Sources: RIMES, MSCI. 2019 as of 5/31/19. Returns in U.S. dollars. S&P 500 Index and MSCI ACWI ex USA used for U.S. and non-U.S. returns.
Since 2009, the top 50 companies with the best annual returns were overwhelmingly based outside the United States. In many of those years, 80% to 90% carried a non-U.S. address. That means if you had decided to ignore international equities, you would have missed a shot at many of the best opportunities.
In certain sectors, the U.S. is not the most dominant player. Many premiere luxury goods companies, such as LVMH and Kering, are found in Europe (think Louis Vuitton, Fendi and Gucci). Japan is home to a number of cutting-edge robotics firms, including Murata and Fanuc. Big pharma has no shortage of innovative drug companies in Europe: AstraZeneca, Novartis, Novo Nordisk.
In addition, dividend-paying companies outside the U.S. tend to offer higher yields. All reasons to consider maintaining a healthy allocation to international stocks, even if you think U.S. markets will continue to lead the way. For more on our take on markets and our Quarterly Market Review visit https://zrcwm.com/articles/
Important To-Do’s Before Sending Your Child Off to College. For those of you that will be sending a kid off to college this year, we offer these six items you hopefully haven’t overlooked. Visit https://zrcwm.com/articles/ to read the full article.
- Make an appointment with your attorney to create a durable power of attorney document for financial matters and a health-care proxy.
- Establish a monthly budget for your child.
- Determine whether your child will receive a credit or debit card and set rules around when to use each.
- Once on campus, make sure you and your child know where the closest hospital, urgent care and 24-hour pharmacy are located.
- Have your child write down all passwords to any digital profiles, including financial and social media accounts.
- Talk to your insurance agent and ask about covering your child’s belongings while they are living on or off campus.
In a future newsletter, we will discuss one of the most important financial decisions a family makes (and often the third largest after saving for retirement and purchasing a home), deciding on a college. In our experience, too few parameters are set and too little thought is given to the return on investment the parent and child should expect from any possible institution of higher education. As much as we hope to address this in a future article, with an expense of this magnitude (for an in-state student at Barry and Ryan’s alma mater, UCSB is expected to cost at least $130,000 over the next four years), the best advice for you and your student is one that is highly personalized. We are happy to begin that conversation anytime.
Cancer Support Community’s Hope Walk. On May 18th, Ryan Kosakura and more than 20 people on Team Kosakura participated in the 5th Annual Hope Walk. The 5k journey in and around Heather Farm Park in Walnut Creek benefited the Cancer Support Community of the San Francisco Bay Area. Thank you to all friends, family, clients, and business partners who generously supported this amazing cause. ZRC Wealth contributed $2,500 in matching donations and Team Kosakura was the top fundraising team, raising more than $8,000. In total, the event raised more than $180,000 – with much of it earmarked toward a new center under development in Lafayette. CSC is a fantastic organization that every year serves more than 2,000 cancer patients and their loved ones in our local community, providing counseling, support groups, nutrition, exercise and patient education programs free of charge (see www.cancersupport.net ).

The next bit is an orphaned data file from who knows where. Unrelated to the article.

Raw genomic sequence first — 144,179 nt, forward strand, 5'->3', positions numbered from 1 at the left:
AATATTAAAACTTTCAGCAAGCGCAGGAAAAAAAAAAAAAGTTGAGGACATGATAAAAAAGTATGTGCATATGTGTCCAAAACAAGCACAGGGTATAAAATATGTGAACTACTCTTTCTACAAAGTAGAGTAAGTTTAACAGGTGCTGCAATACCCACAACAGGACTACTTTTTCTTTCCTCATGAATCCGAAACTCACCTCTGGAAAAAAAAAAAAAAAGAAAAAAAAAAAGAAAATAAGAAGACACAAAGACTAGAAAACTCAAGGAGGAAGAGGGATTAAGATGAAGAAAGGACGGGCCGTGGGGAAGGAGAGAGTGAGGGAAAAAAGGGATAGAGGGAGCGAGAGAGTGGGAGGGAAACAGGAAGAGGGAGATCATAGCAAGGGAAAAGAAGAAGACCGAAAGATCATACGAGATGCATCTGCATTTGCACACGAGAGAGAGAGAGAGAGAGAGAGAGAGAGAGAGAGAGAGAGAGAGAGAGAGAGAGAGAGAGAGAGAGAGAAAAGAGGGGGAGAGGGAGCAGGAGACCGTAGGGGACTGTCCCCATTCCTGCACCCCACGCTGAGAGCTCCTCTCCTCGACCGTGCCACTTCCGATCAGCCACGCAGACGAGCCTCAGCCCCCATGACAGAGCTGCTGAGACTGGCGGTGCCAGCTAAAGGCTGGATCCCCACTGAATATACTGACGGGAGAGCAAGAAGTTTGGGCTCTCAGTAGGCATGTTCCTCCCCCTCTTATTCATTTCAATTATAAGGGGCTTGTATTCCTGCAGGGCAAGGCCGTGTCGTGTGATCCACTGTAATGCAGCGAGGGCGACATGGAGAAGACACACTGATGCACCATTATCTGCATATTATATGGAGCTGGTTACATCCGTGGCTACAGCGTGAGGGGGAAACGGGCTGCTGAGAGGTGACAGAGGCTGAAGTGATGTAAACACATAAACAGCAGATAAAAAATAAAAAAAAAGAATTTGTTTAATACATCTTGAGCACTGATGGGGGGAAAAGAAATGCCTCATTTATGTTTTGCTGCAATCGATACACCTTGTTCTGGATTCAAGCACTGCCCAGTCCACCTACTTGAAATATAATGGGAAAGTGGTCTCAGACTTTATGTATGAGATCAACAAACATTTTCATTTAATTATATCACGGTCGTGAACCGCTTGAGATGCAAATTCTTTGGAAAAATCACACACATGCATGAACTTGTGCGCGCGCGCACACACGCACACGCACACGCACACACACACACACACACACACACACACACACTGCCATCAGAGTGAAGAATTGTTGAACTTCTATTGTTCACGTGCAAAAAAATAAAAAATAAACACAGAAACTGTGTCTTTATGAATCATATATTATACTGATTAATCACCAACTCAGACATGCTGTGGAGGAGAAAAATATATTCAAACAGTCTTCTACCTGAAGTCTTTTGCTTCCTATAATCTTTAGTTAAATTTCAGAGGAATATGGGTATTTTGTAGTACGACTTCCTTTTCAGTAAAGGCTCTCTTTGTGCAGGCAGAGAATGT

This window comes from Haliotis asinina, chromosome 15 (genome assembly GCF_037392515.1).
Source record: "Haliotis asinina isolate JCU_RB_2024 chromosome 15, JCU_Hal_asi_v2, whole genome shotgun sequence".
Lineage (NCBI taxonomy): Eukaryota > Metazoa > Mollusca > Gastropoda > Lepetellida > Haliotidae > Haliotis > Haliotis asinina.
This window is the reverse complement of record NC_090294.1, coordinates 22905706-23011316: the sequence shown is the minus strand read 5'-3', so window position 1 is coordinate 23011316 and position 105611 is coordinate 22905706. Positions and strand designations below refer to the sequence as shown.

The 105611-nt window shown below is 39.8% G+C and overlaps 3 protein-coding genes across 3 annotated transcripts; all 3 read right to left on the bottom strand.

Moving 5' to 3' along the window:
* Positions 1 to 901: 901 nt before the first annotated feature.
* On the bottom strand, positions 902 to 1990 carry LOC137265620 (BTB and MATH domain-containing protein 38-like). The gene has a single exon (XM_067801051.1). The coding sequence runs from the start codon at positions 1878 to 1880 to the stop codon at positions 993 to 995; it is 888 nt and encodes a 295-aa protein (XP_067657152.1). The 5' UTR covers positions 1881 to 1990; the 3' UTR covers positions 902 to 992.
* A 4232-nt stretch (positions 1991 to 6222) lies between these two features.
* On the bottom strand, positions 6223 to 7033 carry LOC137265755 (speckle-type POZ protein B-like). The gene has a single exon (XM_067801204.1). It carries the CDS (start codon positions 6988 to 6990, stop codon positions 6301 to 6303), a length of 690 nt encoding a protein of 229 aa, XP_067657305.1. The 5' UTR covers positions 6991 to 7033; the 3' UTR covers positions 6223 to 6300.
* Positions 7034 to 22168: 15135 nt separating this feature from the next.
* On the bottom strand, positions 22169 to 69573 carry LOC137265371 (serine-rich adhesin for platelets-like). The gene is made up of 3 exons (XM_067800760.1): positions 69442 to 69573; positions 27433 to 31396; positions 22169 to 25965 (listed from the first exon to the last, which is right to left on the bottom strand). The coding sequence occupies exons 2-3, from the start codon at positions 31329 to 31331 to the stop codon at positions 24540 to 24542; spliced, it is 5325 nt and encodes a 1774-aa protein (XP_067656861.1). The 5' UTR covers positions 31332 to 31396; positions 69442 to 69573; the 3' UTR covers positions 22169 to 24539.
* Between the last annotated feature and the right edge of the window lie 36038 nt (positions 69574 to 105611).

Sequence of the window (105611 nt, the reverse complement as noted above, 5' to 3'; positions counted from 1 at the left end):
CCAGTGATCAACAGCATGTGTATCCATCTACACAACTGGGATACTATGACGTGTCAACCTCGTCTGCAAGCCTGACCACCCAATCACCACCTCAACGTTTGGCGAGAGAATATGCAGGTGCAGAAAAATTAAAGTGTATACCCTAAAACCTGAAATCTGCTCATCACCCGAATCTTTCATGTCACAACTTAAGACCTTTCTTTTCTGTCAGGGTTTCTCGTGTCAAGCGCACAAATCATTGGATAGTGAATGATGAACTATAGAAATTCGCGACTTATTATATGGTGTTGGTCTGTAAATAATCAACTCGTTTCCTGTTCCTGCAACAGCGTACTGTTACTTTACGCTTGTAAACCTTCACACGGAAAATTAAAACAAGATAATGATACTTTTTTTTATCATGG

As always, we are here to be a resource to you and those important to you.
Sources: Morningstar, Inc., Dimensional Fund Advisors, J.P. Morgan, Inc., Capital Group, Blackrock, Inc., Ken Rosenbaum, CPA & Loring Ward.
All investing is subject to risk, including the possible loss of the money you invest. Past performance is no guarantee of future returns. Diversification does not ensure a profit or protect against a loss in a declining market. There is no guarantee that any particular asset allocation or mix of funds will meet your investment objectives or provide you with a given level of income. The performance of an index is not an exact representation of any particular investment, as you cannot invest directly in an index.
S&P data is provided by Standard & Poor’s Index Services Group. Frank Russell Company is the source and owner of the trademarks, service marks, and copyrights related to the Russell Indexes. MSCI data © MSCI 2019, all rights reserved. Dow Jones data © 2019 S&P Dow Jones Indices LLC, a division of S&P Global. All rights reserved. S&P data © 2019 S&P Dow Jones Indices LLC, a division of S&P Global. All rights reserved. Bloomberg Barclays data provided by Bloomberg. Treasury bills © Stocks, Bonds, Bills, and Inflation Yearbook™, Ibbotson Associates, Chicago (annually updated work by Roger G. Ibbotson and Rex A. Sinquefield).